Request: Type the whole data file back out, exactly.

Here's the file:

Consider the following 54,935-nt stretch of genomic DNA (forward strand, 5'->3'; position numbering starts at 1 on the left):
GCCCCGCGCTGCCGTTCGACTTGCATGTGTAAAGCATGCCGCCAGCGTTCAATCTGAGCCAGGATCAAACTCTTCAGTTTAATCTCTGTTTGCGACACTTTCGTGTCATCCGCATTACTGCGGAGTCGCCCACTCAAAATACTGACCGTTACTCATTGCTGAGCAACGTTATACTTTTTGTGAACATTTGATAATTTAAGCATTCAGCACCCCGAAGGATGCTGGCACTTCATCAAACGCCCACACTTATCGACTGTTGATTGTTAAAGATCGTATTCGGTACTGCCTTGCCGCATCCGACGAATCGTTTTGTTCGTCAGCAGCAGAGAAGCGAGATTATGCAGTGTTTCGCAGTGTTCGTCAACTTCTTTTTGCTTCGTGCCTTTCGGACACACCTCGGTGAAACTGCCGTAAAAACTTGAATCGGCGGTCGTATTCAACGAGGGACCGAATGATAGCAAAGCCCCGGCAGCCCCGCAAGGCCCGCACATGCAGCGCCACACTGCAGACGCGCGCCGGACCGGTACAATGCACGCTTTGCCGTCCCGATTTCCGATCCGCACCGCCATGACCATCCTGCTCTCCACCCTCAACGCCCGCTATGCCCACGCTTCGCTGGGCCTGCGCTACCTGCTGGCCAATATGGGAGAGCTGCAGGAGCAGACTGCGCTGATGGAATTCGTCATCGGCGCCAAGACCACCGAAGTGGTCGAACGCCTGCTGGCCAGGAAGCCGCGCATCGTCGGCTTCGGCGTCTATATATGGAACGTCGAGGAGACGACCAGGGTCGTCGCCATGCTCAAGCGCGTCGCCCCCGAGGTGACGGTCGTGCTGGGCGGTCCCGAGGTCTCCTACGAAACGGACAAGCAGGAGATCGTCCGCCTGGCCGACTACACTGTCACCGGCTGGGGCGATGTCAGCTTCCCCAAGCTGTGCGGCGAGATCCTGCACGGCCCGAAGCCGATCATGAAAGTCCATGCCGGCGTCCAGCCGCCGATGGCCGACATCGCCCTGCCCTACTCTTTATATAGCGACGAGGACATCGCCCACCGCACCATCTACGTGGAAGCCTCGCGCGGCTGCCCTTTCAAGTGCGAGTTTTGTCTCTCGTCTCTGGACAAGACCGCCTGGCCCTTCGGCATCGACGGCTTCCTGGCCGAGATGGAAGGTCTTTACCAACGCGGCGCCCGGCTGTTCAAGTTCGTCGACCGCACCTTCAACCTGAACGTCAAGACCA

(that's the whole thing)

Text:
Consider the following 54,935-nt stretch of genomic DNA (forward strand, 5'->3'; position numbering starts at 1 on the left):
GCCCCGCGCTGCCGTTCGACTTGCATGTGTAAAGCATGCCGCCAGCGTTCAATCTGAGCCAGGATCAAACTCTTCAGTTTAATCTCTGTTTGCGACACTTTCGTGTCATCCGCATTACTGCGGAGTCGCCCACTCAAAATACTGACCGTTACTCATTGCTGAGCAACGTTATACTTTTTGTGAACATTTGATAATTTAAGCATTCAGCACCCCGAAGGATGCTGGCACTTCATCAAACGCCCACACTTATCGACTGTTGATTGTTAAAGATCGTATTCGGTACTGCCTTGCCGCATCCGACGAATCGTTTTGTTCGTCAGCAGCAGAGAAGCGAGATTATGCAGTGTTTCGCAGTGTTCGTCAACTTCTTTTTGCTTCGTGCCTTTCGGACACACCTCGGTGAAACTGCCGTAAAAACTTGAATCGGCGGTCGTATTCAACGAGGGACCGAATGATAGCAAAGCCCCGGCAGCCCCGCAAGGCCCGCACATGCAGCGCCACACTGCAGACGCGCGCCGGACCGGTACAATGCACGCTTTGCCGTCCCGATTTCCGATCCGCACCGCCATGACCATCCTGCTCTCCACCCTCAACGCCCGCTATGCCCACGCTTCGCTGGGCCTGCGCTACCTGCTGGCCAATATGGGAGAGCTGCAGGAGCAGACTGCGCTGATGGAATTCGTCATCGGCGCCAAGACCACCGAAGTGGTCGAACGCCTGCTGGCCAGGAAGCCGCGCATCGTCGGCTTCGGCGTCTATATATGGAACGTCGAGGAGACGACCAGGGTCGTCGCCATGCTCAAGCGCGTCGCCCCCGAGGTGACGGTCGTGCTGGGCGGTCCCGAGGTCTCCTACGAAACGGACAAGCAGGAGATCGTCCGCCTGGCCGACTACACTGTCACCGGCTGGGGCGATGTCAGCTTCCCCAAGCTGTGCGGCGAGATCCTGCACGGCCCGAAGCCGATCATGAAAGTCCATGCCGGCGTCCAGCCGCCGATGGCCGACATCGCCCTGCCCTACTCTTTATATAGCGACGAGGACATCGCCCACCGCACCATCTACGTGGAAGCCTCGCGCGGCTGCCCTTTCAAGTGCGAGTTTTGTCTCTCGTCTCTGGACAAGACCGCCTGGCCCTTCGGCATCGACGGCTTCCTGGCCGAGATGGAAGGTCTTTACCAACGCGGCGCCCGGCTGTTCAAGTTCGTCGACCGCACCTTCAACCTGAACGTCAAGACCA